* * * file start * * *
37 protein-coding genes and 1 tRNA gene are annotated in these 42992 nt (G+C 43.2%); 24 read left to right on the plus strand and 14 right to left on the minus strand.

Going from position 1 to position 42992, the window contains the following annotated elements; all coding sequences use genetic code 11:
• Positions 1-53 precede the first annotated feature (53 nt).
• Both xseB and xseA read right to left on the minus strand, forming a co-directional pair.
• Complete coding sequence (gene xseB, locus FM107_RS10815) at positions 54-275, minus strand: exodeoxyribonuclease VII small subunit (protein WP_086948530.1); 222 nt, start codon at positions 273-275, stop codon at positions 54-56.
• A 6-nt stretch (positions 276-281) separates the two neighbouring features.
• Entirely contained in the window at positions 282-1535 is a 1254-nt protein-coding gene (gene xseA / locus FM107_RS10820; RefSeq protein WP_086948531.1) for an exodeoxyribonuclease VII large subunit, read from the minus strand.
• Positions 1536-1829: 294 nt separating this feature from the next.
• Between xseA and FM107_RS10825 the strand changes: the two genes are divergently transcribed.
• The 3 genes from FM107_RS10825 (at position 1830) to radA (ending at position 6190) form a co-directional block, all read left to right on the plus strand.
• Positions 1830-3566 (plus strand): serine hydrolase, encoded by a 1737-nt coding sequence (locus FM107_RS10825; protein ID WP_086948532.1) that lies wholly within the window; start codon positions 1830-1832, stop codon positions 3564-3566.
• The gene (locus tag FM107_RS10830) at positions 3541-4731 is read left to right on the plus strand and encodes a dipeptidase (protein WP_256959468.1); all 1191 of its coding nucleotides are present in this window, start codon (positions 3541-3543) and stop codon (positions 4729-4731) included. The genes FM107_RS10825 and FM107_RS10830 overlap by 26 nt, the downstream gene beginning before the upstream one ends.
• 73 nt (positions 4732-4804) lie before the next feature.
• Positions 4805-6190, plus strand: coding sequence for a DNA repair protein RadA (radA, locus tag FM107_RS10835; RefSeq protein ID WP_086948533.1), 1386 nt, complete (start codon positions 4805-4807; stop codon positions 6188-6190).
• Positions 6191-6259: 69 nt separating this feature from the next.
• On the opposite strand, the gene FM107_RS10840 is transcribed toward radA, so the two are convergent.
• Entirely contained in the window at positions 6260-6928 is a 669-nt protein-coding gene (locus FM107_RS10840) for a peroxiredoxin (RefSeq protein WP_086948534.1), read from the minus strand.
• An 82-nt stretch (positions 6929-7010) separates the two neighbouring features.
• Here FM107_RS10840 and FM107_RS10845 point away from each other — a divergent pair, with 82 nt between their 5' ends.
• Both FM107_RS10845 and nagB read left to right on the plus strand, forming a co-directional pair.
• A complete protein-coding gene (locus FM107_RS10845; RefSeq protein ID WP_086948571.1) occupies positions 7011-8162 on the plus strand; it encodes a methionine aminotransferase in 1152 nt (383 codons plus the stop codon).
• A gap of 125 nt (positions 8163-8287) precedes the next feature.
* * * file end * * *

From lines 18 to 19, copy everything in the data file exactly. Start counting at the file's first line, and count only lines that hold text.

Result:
• An 82-nt stretch (positions 6929-7010) separates the two neighbouring features.
• Here FM107_RS10840 and FM107_RS10845 point away from each other — a divergent pair, with 82 nt between their 5' ends.